A family garden must be flexible. Of course, the smaller it is, the more difficult it will be to use it as you would like. If you subdivide it in too many parts it could be artifact, not very functional and claustrophobic. Instead of inserting everything that comes to mind, try to create areas of satisfactory size. Imagine you are a child and think about how you would like to use the garden. To play football and ride my children go to the park; in the home garden, on the other hand, they climb where they can, swing, cultivate, draw, play, observe nature. When planning the garden structure, remember that it is not just a playground, and should be suitable for both children and adults. After all, children grow up and with the passage of time they always have different needs. It will therefore have to be a flexible space. Although often the lawn may seem the most obvious and economical choice for a family garden, if it is very small it will be difficult to cure and use it. In winter it turns into a puddle of mud, making the garden inaccessible. In my garden there are paved areas – some with slate slabs, others with wooden slats – that make it usable all year round and I do not have to scold the kids because they ruin the lawn or come home covered with mud! All the successful gardens exploit the height, using both plants and architectural structures, to create interest at eye level. On the more spacious platform, located at the back, I built a pergola with galvanized pipes to introduce a higher element into the garden, but also to hang tires to be used as swings, on which children love to climb and play with their neighbors’ children. In summer, the plants hide the platform from view, which becomes an intimate space. If I had older children I would keep them lower, but I think it is important for children to have a place where they do not feel observed all the time. When they are older, I will grow vines on the arbor and create a shaded area in which to sit.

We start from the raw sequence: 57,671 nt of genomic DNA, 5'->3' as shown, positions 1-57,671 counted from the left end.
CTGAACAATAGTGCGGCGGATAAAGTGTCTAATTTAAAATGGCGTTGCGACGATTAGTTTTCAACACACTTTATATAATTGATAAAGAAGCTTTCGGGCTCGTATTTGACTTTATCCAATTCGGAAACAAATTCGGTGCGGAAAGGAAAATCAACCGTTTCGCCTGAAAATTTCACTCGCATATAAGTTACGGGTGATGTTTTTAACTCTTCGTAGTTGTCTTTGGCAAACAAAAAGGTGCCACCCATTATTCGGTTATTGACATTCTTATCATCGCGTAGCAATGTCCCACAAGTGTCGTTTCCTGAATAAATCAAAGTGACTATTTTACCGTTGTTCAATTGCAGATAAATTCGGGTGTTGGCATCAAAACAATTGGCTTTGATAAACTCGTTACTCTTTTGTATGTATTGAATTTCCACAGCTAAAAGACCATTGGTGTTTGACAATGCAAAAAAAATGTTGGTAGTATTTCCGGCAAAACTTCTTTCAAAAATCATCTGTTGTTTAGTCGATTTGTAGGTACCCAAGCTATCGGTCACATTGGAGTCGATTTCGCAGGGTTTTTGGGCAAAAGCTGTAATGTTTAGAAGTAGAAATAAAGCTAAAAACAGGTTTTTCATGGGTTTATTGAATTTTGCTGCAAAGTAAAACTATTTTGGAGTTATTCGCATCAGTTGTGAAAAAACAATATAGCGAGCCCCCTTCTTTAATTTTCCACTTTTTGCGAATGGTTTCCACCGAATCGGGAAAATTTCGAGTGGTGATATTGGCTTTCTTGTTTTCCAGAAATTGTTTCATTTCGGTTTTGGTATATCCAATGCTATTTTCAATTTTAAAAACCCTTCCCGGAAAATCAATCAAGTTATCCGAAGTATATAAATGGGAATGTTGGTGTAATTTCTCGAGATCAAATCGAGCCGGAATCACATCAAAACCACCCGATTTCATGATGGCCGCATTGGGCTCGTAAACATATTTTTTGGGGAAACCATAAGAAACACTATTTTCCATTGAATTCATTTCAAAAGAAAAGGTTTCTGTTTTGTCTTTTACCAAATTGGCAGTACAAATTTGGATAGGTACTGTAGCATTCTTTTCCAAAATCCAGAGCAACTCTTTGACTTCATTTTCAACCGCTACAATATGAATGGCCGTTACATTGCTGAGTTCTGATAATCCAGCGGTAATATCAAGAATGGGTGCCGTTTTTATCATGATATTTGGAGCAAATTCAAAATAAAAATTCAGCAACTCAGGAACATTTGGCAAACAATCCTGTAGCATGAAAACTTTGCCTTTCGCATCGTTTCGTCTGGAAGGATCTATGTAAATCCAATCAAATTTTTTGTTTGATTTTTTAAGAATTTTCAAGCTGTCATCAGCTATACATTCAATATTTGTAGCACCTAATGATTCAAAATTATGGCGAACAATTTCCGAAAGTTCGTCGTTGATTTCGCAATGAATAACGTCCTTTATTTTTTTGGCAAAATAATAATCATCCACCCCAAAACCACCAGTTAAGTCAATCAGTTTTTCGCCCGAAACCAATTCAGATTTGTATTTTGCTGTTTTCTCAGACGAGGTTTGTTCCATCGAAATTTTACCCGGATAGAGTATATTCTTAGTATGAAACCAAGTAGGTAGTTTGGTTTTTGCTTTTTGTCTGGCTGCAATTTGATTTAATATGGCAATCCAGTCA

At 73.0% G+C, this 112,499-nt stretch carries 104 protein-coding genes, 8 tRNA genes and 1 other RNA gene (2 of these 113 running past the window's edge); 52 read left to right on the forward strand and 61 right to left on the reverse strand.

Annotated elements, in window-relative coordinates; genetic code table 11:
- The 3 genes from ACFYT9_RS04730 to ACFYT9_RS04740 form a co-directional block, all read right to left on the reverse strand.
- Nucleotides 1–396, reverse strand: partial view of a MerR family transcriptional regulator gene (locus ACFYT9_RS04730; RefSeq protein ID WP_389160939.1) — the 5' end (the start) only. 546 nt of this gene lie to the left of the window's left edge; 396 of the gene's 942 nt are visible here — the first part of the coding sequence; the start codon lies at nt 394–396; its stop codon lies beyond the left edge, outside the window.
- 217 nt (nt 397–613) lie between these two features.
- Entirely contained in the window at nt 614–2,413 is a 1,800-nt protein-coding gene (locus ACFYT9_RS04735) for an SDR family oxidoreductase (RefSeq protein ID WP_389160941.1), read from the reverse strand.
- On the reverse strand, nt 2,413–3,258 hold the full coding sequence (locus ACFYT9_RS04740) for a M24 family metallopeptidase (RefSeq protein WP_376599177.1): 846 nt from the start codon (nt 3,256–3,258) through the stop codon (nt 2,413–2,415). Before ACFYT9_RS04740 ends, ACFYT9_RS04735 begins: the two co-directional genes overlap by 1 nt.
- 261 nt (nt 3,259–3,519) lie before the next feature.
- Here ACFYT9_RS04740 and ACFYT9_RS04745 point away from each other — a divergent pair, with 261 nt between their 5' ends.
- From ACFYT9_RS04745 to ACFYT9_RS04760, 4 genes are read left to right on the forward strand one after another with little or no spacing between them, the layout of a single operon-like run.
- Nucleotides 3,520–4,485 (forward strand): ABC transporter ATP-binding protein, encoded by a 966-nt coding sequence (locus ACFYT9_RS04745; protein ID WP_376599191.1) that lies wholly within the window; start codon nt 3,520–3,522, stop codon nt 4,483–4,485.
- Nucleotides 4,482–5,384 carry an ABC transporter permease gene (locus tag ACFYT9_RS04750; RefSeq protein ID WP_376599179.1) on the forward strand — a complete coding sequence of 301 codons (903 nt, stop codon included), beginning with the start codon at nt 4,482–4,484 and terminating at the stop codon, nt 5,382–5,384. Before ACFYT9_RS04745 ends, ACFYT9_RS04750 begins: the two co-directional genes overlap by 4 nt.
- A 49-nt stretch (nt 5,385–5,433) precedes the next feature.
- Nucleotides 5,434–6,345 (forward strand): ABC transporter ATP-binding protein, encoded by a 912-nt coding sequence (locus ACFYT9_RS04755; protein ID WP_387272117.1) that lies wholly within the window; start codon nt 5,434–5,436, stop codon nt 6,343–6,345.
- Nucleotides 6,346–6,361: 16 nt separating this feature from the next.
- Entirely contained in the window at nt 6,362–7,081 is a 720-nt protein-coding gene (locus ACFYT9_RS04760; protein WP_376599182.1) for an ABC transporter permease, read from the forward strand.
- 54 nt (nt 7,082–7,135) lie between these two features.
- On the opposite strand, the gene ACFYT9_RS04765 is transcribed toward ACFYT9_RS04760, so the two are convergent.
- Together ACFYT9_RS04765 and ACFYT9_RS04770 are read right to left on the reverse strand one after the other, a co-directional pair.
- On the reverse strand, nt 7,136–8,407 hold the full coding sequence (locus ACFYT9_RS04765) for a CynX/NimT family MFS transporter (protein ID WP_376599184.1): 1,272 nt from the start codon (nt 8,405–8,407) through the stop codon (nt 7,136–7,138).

Sometimes it is not easy to create a garden without risk for children’s games and at the same time pleasant and attractive for relaxation and social life of adults. In the attempt to satisfy the needs of the whole family, in fact, you could find yourself with a series of disharmonic spaces that can not merge into a convincing whole.
Strengths in a garden project for the family
A spacious patio and lawn for play and relaxation.
A separate playground for a swing or a slide.
A layout that meets everyone’s needs open.
A safe storage area for tools.
A small child-proof fountain.
Harmless plants that guarantee attractiveness throughout the year.
Easy maintenance. ‘Possibility to remotely control children.
To be able to keep an eye on children it is important to allocate a clearly visible space to the games, which often means having a good view from the kitchen window. If the area is not grassy, you can either floor it with wood or cover it with wood chips. Equip it with a slide, a swing or a frame to climb on.
The possibility of having fresh fruit and vegetables transforms a small vegetable garden into one of the most appreciated outfits for every garden. Make sure that it is protected from possible damage caused by balloons and bicycles, and that you have a gate with child-resistant closure.
A patio for guests
Entertaining friends and family in the cool of the garden on summer days is a sure cause for enjoyment. Place the patio near the house for convenient access to the outside, and cultivate various scented plants nearby, on the ground or in pots; just a few steps or a gentle breeze to immediately enjoy the fragrance.